¶ 42 Less than three years later, in State v. Frates (1972), 160 Mont. 431, 503 P.2d 47, overruled by State v. Cameron (1992), 255 Mont. 14, 839 P.2d 1281, this Court compounded the already growing confusion regarding the limited concept of corpus delicti by expanding it to include the unrelated concept of other crimes evidence as set forth in Jensen. The defendant in Frates was accused of selling drugs to an undercover officer. At trial, the State was allowed to offer evidence that during the one-week period prior to that sale, the defendant had twice sold the same type of drugs to an informant. The defendant challenged the admission of this other crimes evidence. This Court, noting the general rule of inadmissibility of other crimes evidence and the exceptions to that rule as laid out in Jensen, affirmed the admission of the other crimes evidence holding that the evidence of the two prior sales of drugs to the informant were part of the corpus delicti of the crime with which the defendant was charged. Frates, 160 Mont. at 437, 503 P.2d at 50.
¶ 43 Once again, while the evidence may have been admissible on other grounds, the Court erred by saying that it was admissible as part of the corpus delicti of the crime charged. By so doing, the Court incorrectly expanded the concept of corpus delicti to include the admission of evidence of other criminal acts committed by a defendant.
¶ 44 Still later, in State v. Just (1979), 184 Mont. 262, 602 P.2d 957, this Court more correctly took the exceptions to the general rule of inadmissibility of other crimes evidence as laid out in Jensen and expanded them into what became the Just Rule setting forth a four element test to determine the admissibility of evidence of other crimes or acts. These four elements include: (1) similarity of crimes or acts; (2) nearness in time; (3) tendency to establish a common scheme, plan or system; and (4) the probative value of the evidence is not substantially outweighed by the prejudice to the defendant. Just, 184 Mont. at 268-69, 602 P.2d at 961.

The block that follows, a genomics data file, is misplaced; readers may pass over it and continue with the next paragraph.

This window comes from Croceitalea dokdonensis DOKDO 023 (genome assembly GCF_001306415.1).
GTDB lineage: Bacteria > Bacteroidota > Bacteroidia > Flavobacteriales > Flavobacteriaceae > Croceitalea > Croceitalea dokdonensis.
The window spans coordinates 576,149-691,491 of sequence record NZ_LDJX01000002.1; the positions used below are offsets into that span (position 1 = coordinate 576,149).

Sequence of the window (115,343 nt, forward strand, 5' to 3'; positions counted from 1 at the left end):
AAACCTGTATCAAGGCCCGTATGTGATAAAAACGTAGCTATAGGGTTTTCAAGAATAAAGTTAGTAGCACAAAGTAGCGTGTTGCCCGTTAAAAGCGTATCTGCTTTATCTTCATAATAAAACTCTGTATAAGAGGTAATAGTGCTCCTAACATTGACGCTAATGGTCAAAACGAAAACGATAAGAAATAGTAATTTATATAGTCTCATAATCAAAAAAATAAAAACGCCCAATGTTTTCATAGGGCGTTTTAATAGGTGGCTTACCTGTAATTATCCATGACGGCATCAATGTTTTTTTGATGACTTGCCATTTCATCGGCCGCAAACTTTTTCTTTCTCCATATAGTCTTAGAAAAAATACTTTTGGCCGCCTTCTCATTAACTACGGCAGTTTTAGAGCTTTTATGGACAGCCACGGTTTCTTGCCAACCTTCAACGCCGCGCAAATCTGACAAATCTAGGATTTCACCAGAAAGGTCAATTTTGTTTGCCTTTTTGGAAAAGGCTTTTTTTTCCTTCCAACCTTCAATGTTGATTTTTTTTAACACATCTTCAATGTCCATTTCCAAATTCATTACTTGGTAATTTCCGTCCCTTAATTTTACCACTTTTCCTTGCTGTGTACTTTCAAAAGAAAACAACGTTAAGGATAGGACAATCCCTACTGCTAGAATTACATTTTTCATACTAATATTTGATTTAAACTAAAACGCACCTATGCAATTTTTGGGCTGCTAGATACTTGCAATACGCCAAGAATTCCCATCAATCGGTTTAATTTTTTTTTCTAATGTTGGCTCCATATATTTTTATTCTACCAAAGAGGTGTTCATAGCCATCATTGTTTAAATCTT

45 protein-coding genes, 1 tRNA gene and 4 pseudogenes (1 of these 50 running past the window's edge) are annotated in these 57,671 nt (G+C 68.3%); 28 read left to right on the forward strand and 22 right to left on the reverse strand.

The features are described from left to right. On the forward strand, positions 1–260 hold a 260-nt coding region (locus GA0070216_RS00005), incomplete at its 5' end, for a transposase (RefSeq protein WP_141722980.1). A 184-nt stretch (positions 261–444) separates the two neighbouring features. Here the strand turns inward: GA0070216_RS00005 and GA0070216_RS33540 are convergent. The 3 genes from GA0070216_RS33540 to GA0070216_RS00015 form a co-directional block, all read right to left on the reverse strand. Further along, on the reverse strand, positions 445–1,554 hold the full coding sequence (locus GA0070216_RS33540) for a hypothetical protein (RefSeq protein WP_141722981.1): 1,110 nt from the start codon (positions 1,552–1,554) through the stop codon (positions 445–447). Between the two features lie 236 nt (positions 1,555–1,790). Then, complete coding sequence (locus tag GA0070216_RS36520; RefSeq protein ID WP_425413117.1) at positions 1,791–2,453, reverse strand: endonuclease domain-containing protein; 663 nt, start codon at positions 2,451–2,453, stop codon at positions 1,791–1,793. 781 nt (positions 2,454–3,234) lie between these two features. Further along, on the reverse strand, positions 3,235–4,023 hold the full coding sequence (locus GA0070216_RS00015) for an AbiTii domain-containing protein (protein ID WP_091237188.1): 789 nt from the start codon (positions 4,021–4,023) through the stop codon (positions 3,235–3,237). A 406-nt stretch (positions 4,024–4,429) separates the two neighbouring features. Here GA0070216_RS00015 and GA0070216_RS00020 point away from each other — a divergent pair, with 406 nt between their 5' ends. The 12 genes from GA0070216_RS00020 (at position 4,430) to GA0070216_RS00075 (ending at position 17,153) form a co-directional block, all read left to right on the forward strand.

¶ 45 Furthermore, the Court in Just set forth certain procedures that must be followed before evidence of other crimes or acts may be admitted. First, the defendant must be given notice that evidence of other crimes is to be introduced and the purposes for which such evidence is to be admitted. Second, at the time of the introduction of such evidence, the trial court shall explain to the jury the purpose of the evidence and shall admonish the jury to weigh the evidence only for such purposes. Third, in its final charge, the trial court should instruct the jury that such evidence was received only for the limited purposes earlier stated and that the defendant may not be convicted for any offense except that charged. Just, 184 Mont. at 274, 602 P.2d at 963-64.